I worked with a guy who named his cat “Bob.”
It struck me as funny, I don’t know why, because I’ve consciously given my pets “people names” as a way of showing respect. So I’ve had Hannah, Mike, Sammy, Alex, Mindy. I think animals are a lot smarter than people think. We shouldn’t assume because they don’t communicate the way we do that they are less intelligent. We can’t know what goes on in their heads.
Often I bestow a pet with a name that I like at the time. I’ve always like the named Hannah. It’s a palindrome (spelled the same forward and backward), and I think it’s very classy.
But I’ve also chosen pet names from books, history, and real people. I named a cat Charnesky (sic) after Andrew Charnetsky, a character in The Trumpter of Krakow, a historical YA book. I liked the sound of it. Patty was named after Egyptian queen Cleopatra and our rabbits, Donny and Marie, after the Osmond brother and sister.
Sometimes people name their pets because of certain characteristics. My mom had a reddish long-haired dachshund she called Ginger. A cat with with white feet might be called Socks. A dalmatian could be Spot or Domino. I thought it would be fun to call a chocolate Labrador Hershey.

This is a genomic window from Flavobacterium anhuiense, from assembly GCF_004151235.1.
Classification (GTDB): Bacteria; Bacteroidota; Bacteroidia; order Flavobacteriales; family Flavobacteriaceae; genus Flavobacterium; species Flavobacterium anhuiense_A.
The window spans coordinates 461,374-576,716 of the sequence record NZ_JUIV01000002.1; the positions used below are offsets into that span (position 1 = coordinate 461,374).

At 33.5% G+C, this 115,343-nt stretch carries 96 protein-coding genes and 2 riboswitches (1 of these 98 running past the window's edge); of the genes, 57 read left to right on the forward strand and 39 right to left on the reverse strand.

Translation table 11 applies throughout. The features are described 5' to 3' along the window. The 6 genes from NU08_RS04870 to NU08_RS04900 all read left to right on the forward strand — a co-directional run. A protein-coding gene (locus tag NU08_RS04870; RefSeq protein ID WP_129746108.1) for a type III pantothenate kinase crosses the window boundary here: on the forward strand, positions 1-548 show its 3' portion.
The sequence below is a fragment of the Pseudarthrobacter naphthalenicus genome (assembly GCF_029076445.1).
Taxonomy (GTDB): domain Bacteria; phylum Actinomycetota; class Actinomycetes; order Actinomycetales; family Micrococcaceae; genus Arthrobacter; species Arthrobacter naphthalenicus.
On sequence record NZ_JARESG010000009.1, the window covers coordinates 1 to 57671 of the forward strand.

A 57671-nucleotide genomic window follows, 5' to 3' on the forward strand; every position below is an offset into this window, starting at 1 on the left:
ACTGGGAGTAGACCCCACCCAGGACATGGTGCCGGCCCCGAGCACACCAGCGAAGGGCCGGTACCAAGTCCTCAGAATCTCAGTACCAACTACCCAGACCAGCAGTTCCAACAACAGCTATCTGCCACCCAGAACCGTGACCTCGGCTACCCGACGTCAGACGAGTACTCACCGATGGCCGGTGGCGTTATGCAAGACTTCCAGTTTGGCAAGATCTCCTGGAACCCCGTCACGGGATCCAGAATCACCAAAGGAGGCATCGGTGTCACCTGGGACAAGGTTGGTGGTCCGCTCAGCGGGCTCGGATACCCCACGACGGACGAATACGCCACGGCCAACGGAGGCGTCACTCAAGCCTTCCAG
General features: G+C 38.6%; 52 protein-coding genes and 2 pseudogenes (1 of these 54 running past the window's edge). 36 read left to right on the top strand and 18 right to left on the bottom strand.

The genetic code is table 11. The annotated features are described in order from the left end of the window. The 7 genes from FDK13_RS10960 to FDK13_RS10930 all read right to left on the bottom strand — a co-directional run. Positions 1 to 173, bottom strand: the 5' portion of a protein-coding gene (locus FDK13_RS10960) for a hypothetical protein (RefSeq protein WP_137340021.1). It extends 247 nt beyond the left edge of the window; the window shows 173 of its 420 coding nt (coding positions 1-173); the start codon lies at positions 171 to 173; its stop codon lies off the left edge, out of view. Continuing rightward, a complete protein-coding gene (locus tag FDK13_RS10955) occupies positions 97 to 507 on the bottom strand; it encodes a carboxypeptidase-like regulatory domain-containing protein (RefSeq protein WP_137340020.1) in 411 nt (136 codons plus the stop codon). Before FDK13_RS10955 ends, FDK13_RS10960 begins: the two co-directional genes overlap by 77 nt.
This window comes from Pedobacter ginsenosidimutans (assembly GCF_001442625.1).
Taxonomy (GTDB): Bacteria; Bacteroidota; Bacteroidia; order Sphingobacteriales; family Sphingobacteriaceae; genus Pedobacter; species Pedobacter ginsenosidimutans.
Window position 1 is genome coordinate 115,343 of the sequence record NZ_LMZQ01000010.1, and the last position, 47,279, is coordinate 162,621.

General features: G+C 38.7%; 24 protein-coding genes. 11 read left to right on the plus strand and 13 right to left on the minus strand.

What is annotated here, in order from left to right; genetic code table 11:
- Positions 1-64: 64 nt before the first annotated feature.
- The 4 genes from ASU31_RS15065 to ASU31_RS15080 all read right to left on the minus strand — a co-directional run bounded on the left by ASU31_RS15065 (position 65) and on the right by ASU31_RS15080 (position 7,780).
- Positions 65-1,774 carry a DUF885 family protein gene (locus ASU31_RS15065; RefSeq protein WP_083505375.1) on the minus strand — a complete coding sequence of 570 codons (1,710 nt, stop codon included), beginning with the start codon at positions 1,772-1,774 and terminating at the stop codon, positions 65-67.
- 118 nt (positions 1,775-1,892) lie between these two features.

We had a German shepherd mix named Bandit because he stole things and chewed them up.
(He chewed up the camera, which had been on the dining table. One year for Christmas I got a Monopoly game. “Uh, thanks, but I have a Monopoly game,” I said. “Yeah, but Bandit ate the deeds,” my mom said.)
In Pets in Space, I named my dog character Sparky, because he is actually a robot. Robot…electronic…electrical…spark…Sparky! At no time do sparks actually shoot out of Sparky, although he does give the hero a jolt when he bites him with his electrically charged teeth! He’s a great dog except for the fact that he barks. DogProductPicker.com research has found some of the best dog silencers so I’ve considered getting him one of those.
How do you pick your pet names! Please share some of them!
Pets in Space blurb
Even an alien needs a pet…
Join the adventure as nine pet loving sci-fi romance authors take you out of this world and pull you into their action-packed stories filled with suspense, laughter, and romance. The alien pets have an agenda that will capture the hearts of those they touch. Follow along as they work side by side to help stop a genetically-engineered creature from destroying the Earth to finding a lost dragon; life is never the same after their pets decide to get involved. Can the animals win the day or will the stars shine just a little less brightly?